He was promoted from deputy to sergeant in February 2021, she pointed out. Since then, Perez added, he has been assigned to the Patrol Bureau.

The formal Sheriff’s Office announcement about Dan Smith’s promotion noted that he served in the United States Marine Corps from 2002 to 2006. In 2009, he graduated from the Criminal Justice Academy at what was then the Sarasota County Technical Institute. Later the same year, he was hired by the Sheriff’s Office as a patrol deputy, the announcement continued.

In 2010, Smith joined the agency’s SWAT team, serving as a sniper for seven years, the announcement added.

Over the course of his career, he has been nominated four times for Law Enforcement Division Employee of the Month, that announcement noted.

In 2012, he assisted at the Republican National Convention in Tampa, and in 2019, he received the Life Saving Award, the announcement said.

Prior to being assigned to the Patrol Bureau, it noted, he was a member of the agency’s Tactical Unit.

Smith earned his associate’s degree from Liberty University, the 2021 announcement added.

(From left) Sgt. Daniel Smith, Sgt. Bradley Pope, Lt. Mark Lefebvre and Sheriff Kurt A. Hoffman in February 2021. Photo courtesy Sarasota County Sheriff’s Office

Just how busy has it been on the Key?

In response to an inquiry this week about the size of crowds on Siesta Public Beach for the first week of March, Sara Nealeigh, Sarasota County’s media relations officer for the Emergency Services Department staff, explained in an email that the lifeguards on Siesta Public Beach do estimate the number of people in the area of the lifeguard stands.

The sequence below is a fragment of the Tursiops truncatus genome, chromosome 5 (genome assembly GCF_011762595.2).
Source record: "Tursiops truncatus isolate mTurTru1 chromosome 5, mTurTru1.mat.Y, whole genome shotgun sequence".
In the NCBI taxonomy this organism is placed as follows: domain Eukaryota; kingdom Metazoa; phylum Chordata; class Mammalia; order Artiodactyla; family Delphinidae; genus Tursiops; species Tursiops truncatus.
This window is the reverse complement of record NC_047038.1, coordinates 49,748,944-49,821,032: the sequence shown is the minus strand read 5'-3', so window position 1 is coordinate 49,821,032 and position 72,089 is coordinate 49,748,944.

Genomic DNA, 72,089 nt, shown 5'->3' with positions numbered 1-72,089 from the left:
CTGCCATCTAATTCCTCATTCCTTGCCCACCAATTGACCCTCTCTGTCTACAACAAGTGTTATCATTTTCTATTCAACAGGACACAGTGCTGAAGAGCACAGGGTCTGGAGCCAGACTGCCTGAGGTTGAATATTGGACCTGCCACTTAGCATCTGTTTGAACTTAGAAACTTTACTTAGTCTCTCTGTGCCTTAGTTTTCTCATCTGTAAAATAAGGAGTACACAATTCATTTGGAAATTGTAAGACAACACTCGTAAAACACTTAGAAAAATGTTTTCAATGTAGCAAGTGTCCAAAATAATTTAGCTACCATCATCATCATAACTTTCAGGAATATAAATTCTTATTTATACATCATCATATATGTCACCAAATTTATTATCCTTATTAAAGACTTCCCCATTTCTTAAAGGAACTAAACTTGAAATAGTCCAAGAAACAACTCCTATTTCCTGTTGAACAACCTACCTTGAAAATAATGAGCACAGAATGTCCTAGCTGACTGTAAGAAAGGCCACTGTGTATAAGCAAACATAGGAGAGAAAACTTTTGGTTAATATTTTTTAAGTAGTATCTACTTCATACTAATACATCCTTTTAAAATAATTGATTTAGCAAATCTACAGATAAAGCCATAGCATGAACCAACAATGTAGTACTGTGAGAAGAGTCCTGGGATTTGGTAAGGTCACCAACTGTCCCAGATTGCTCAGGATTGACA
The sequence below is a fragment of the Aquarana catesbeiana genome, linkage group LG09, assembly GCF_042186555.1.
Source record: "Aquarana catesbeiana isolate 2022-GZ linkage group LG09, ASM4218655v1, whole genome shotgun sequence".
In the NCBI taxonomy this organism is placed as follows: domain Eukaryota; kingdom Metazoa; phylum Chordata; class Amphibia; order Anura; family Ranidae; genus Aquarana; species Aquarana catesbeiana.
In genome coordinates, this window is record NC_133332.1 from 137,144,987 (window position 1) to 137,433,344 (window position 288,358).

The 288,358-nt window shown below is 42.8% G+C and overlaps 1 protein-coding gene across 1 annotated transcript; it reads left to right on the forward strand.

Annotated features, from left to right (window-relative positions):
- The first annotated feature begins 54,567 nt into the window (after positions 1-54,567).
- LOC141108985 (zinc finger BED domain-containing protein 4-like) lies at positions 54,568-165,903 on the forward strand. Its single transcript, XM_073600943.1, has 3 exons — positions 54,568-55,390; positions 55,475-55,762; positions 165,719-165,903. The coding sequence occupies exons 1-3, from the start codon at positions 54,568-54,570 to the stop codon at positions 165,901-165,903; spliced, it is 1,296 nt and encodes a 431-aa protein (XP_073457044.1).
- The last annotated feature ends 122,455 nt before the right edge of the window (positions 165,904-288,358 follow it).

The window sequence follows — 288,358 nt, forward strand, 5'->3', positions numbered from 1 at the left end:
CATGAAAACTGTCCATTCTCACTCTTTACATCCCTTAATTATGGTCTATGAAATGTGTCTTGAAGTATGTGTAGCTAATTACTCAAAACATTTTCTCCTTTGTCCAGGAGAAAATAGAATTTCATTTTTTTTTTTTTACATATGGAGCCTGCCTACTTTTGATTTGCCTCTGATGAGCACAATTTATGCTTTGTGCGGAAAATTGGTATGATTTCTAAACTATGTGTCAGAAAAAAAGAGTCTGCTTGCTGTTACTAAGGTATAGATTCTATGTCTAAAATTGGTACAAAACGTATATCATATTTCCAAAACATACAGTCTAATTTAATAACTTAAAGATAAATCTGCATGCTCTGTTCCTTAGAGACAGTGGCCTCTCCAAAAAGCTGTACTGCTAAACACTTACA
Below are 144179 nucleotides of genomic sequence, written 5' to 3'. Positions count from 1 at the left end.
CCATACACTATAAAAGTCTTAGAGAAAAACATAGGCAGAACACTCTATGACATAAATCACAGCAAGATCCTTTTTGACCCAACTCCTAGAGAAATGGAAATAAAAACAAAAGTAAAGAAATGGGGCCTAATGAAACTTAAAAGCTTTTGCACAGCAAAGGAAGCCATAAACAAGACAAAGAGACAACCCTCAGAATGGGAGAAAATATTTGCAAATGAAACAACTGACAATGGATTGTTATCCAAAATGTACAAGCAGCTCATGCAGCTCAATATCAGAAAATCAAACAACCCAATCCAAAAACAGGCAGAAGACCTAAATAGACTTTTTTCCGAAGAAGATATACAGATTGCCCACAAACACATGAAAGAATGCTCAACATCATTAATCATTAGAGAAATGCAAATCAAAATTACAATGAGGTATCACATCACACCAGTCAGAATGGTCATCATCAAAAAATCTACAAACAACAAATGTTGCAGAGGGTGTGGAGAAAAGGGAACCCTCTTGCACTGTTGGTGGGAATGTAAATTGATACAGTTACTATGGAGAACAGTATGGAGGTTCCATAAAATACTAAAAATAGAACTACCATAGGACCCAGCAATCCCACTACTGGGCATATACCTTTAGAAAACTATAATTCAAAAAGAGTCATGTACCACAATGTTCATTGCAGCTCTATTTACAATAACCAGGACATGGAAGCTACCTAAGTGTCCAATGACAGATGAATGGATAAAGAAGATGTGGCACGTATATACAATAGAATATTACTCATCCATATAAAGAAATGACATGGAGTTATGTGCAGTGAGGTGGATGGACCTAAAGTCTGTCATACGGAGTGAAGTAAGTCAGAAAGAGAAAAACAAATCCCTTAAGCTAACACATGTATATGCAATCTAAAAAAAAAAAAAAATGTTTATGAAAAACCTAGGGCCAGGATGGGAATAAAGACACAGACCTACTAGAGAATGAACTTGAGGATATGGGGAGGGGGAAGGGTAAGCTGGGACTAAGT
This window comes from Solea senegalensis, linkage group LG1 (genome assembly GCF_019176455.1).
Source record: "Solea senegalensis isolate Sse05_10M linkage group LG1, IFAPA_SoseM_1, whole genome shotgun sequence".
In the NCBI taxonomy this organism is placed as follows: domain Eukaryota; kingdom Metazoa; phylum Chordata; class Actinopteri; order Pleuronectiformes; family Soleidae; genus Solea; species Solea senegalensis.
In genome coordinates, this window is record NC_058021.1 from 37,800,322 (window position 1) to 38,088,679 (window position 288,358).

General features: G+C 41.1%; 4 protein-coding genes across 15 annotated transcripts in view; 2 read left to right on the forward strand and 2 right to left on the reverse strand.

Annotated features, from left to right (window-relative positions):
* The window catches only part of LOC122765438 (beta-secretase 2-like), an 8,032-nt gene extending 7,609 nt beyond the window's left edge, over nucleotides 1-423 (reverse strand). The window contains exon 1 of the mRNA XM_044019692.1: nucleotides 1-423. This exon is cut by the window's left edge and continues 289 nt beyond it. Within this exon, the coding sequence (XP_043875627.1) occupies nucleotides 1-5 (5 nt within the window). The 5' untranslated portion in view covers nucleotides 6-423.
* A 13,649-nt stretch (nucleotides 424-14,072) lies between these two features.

She emphasized that the Lifeguard Division does not have any attendance tracking software, so the figures are estimates only.

This is a still taken from a live beach cam on Siesta Key, provided by Visit Sarasota County, just before 11 a.m. on March 10. Image courtesy Visit Sarasota County

For the first week of March, a representative of the Lifeguard Division said, via Nealeigh, lifeguards had come up with an approximate count of 76,100 people.

The News Leader also asked Perez of the Sheriff’s Office about calls for service that the agency had received on the Key from March 1-7, in comparison to the statistics for the same days in 2021.

“We had one of our analysts run 2021 versus 2022 stats,” Perez noted in a March 9 email, which included a graphic that broke down the types of incidents. “As you will see,” she continued, from March 1st to March 7th, 2022, there were 106 case numbers pulled. This is a 7% decrease from the same time frame in 2021,” she added, when the total was 114.

However, Perez stressed, “Please also keep in mind the obvious — which is that we can’t confirm these calls have any correlation to spring break or our influx of visitors.”

For example, she explained, the animal services calls may have been related to dogs on the beach that were brought there by spring break visitors, or they may have resulted form an animal issue in a neighborhood that involved two long-term residents.

A county ordinance bans dogs on the public beaches. That regulation is an effort to protect shore-nesting birds that return to the county each season, and it is a safety measure for visitors. As Sheriff’s Office personnel have pointed out during Siesta Key Association meetings, some dogs will bite — and some people fear dogs in general.

This is the comparison of the Sheriff’s Office statistics for March 1-7 in 2021 and 2022. Image courtesy Sarasota County Sheriff’s Office